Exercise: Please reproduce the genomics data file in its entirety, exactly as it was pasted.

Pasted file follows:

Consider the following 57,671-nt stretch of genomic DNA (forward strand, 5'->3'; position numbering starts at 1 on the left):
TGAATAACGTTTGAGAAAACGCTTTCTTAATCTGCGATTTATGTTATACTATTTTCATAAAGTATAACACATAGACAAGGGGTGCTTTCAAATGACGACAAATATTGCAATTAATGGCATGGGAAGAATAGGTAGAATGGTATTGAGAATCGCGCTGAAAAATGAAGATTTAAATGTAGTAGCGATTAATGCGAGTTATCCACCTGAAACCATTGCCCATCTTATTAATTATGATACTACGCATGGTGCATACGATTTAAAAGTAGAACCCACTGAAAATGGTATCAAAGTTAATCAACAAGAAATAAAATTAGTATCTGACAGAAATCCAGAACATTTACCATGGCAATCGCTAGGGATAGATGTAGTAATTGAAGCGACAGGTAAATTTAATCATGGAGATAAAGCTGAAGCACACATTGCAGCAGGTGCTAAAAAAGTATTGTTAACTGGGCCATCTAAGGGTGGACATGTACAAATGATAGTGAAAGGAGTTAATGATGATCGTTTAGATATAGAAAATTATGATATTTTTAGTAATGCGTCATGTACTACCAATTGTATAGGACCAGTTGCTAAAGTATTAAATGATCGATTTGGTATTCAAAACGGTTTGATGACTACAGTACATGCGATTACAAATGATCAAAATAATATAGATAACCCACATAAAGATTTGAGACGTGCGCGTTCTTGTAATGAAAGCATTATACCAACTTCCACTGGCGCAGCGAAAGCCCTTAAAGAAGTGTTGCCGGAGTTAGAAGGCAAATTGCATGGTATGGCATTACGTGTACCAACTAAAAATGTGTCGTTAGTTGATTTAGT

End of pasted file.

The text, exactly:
Consider the following 57,671-nt stretch of genomic DNA (forward strand, 5'->3'; position numbering starts at 1 on the left):
TGAATAACGTTTGAGAAAACGCTTTCTTAATCTGCGATTTATGTTATACTATTTTCATAAAGTATAACACATAGACAAGGGGTGCTTTCAAATGACGACAAATATTGCAATTAATGGCATGGGAAGAATAGGTAGAATGGTATTGAGAATCGCGCTGAAAAATGAAGATTTAAATGTAGTAGCGATTAATGCGAGTTATCCACCTGAAACCATTGCCCATCTTATTAATTATGATACTACGCATGGTGCATACGATTTAAAAGTAGAACCCACTGAAAATGGTATCAAAGTTAATCAACAAGAAATAAAATTAGTATCTGACAGAAATCCAGAACATTTACCATGGCAATCGCTAGGGATAGATGTAGTAATTGAAGCGACAGGTAAATTTAATCATGGAGATAAAGCTGAAGCACACATTGCAGCAGGTGCTAAAAAAGTATTGTTAACTGGGCCATCTAAGGGTGGACATGTACAAATGATAGTGAAAGGAGTTAATGATGATCGTTTAGATATAGAAAATTATGATATTTTTAGTAATGCGTCATGTACTACCAATTGTATAGGACCAGTTGCTAAAGTATTAAATGATCGATTTGGTATTCAAAACGGTTTGATGACTACAGTACATGCGATTACAAATGATCAAAATAATATAGATAACCCACATAAAGATTTGAGACGTGCGCGTTCTTGTAATGAAAGCATTATACCAACTTCCACTGGCGCAGCGAAAGCCCTTAAAGAAGTGTTGCCGGAGTTAGAAGGCAAATTGCATGGTATGGCATTACGTGTACCAACTAAAAATGTGTCGTTAGTTGATTTAGT